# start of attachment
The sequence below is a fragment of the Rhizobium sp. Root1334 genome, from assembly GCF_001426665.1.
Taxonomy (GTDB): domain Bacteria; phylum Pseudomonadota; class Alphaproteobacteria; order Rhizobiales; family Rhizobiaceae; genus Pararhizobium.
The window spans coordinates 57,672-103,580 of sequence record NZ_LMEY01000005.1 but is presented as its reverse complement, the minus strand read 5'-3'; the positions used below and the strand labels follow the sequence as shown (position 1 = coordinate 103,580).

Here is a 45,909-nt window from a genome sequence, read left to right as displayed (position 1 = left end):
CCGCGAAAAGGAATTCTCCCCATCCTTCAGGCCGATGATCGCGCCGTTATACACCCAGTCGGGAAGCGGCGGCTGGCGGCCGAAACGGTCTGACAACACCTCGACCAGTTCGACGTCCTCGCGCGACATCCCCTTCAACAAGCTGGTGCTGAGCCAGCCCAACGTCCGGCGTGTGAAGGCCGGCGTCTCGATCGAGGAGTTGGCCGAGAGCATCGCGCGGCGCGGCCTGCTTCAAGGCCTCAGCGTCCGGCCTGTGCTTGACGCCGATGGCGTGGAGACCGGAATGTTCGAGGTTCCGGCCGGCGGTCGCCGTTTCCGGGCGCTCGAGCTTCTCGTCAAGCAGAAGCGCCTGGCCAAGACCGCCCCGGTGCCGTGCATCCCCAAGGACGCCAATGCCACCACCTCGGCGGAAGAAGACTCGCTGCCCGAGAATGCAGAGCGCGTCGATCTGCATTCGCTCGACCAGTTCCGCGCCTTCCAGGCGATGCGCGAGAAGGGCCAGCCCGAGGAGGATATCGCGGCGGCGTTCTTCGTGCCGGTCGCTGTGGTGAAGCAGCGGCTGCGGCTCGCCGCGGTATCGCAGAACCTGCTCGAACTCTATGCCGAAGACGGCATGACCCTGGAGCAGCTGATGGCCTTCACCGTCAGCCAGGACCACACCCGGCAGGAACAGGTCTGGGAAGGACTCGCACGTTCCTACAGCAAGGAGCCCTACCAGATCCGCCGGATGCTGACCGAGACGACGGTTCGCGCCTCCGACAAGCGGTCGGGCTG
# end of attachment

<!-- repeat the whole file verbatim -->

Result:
The sequence below is a fragment of the Rhizobium sp. Root1334 genome, from assembly GCF_001426665.1.
Taxonomy (GTDB): domain Bacteria; phylum Pseudomonadota; class Alphaproteobacteria; order Rhizobiales; family Rhizobiaceae; genus Pararhizobium.
The window spans coordinates 57,672-103,580 of sequence record NZ_LMEY01000005.1 but is presented as its reverse complement, the minus strand read 5'-3'; the positions used below and the strand labels follow the sequence as shown (position 1 = coordinate 103,580).

Here is a 45,909-nt window from a genome sequence, read left to right as displayed (position 1 = left end):
CCGCGAAAAGGAATTCTCCCCATCCTTCAGGCCGATGATCGCGCCGTTATACACCCAGTCGGGAAGCGGCGGCTGGCGGCCGAAACGGTCTGACAACACCTCGACCAGTTCGACGTCCTCGCGCGACATCCCCTTCAACAAGCTGGTGCTGAGCCAGCCCAACGTCCGGCGTGTGAAGGCCGGCGTCTCGATCGAGGAGTTGGCCGAGAGCATCGCGCGGCGCGGCCTGCTTCAAGGCCTCAGCGTCCGGCCTGTGCTTGACGCCGATGGCGTGGAGACCGGAATGTTCGAGGTTCCGGCCGGCGGTCGCCGTTTCCGGGCGCTCGAGCTTCTCGTCAAGCAGAAGCGCCTGGCCAAGACCGCCCCGGTGCCGTGCATCCCCAAGGACGCCAATGCCACCACCTCGGCGGAAGAAGACTCGCTGCCCGAGAATGCAGAGCGCGTCGATCTGCATTCGCTCGACCAGTTCCGCGCCTTCCAGGCGATGCGCGAGAAGGGCCAGCCCGAGGAGGATATCGCGGCGGCGTTCTTCGTGCCGGTCGCTGTGGTGAAGCAGCGGCTGCGGCTCGCCGCGGTATCGCAGAACCTGCTCGAACTCTATGCCGAAGACGGCATGACCCTGGAGCAGCTGATGGCCTTCACCGTCAGCCAGGACCACACCCGGCAGGAACAGGTCTGGGAAGGACTCGCACGTTCCTACAGCAAGGAGCCCTACCAGATCCGCCGGATGCTGACCGAGACGACGGTTCGCGCCTCCGACAAGCGGTCGGGCTG